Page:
The Bride and the Beast | Performing Arts Review | Chicago Reader

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The Bride and the Beast


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The Bride and the Beast, Chicago Dramatists Workshop.

Producer, writer, director, and all-around psychotronic guy Michael Flores bills his latest foray into kinda campy, kinda pop, ever so slightly amusing theater as an adaptation of Ed Wood's The Bride and the Beast, even though the 1958 grade-Z film was actually directed by Adrian Weiss from a script by Wood. This isn't a big sin, but it's representative of the Barnumesque talk Flores uses to lure unsuspecting patrons into the theater. Once in their seats they quickly discover that he doesn't have a clue about creating entertaining theater.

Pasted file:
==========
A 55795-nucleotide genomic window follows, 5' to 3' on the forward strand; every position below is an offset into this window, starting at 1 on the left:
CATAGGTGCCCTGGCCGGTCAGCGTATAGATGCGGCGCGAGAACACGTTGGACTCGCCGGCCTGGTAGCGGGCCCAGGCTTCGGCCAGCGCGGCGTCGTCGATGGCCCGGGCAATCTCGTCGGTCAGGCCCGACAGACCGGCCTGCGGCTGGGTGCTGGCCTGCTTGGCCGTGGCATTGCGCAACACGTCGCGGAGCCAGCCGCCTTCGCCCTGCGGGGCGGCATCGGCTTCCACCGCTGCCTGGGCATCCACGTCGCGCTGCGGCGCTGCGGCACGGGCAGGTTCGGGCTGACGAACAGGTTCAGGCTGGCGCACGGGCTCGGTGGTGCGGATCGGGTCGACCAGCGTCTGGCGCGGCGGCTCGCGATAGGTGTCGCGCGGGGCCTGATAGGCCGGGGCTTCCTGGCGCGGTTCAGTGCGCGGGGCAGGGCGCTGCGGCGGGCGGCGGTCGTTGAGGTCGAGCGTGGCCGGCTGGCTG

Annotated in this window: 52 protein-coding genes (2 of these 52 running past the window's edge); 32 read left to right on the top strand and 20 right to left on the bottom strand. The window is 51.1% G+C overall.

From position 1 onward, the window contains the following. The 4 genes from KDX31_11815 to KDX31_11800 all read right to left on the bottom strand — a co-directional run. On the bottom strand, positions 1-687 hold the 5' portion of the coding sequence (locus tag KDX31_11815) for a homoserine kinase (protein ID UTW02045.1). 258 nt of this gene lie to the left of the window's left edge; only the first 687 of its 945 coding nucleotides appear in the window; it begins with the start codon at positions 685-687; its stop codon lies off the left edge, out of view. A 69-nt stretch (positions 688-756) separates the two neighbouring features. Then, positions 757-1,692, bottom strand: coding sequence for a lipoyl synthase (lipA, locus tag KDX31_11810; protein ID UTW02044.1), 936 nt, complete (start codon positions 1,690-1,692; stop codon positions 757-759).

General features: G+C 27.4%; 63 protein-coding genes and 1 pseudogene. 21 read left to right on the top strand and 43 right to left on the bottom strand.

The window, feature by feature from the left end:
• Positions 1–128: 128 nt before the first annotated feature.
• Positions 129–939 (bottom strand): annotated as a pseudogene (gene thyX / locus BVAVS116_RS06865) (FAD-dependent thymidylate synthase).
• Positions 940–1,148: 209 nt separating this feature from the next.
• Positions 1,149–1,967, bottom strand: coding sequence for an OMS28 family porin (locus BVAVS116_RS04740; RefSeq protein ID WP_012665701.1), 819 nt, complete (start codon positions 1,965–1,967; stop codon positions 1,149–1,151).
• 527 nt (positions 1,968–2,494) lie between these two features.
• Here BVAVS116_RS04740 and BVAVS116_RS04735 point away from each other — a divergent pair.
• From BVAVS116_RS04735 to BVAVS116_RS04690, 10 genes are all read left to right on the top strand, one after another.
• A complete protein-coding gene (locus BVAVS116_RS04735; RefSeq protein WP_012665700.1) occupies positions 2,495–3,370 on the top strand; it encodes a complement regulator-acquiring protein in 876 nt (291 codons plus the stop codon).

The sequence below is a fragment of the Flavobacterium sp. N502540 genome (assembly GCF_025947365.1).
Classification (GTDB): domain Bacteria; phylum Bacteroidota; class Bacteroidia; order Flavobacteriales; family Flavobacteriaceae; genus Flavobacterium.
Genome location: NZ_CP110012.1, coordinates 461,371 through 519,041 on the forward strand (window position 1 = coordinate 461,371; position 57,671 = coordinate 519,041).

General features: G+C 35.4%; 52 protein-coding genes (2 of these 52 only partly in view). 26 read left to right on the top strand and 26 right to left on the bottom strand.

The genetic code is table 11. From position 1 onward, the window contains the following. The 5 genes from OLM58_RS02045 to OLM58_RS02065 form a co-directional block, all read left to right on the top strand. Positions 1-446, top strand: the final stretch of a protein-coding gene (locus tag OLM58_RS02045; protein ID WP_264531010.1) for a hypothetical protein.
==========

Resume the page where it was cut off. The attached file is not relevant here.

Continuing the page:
Flores has put little effort into re-creating the odd, subamateurish feel of low, low-budget B movies, and he's dicked with the preposterous original script, about a pair of newlyweds visiting Africa whose marriage goes awry when the bride falls in love with a gorilla and runs off with him. Flores fills his play with lots of snide but not very funny asides about how awful the original script is, and every time the slow-moving plot stops altogether he inserts an innocuous song, which is usually badly sung. Those who've enjoyed Sean Abley's wry, witty, remarkably faithful stage re-creations of Reefer Madness and Santa Claus Conquers the Martians at the Factory Theater will cringe at how seldom Flores's fair-to-middlin' cast manages to squeeze an honest laugh out of what he has the balls to call a "musical comedy."

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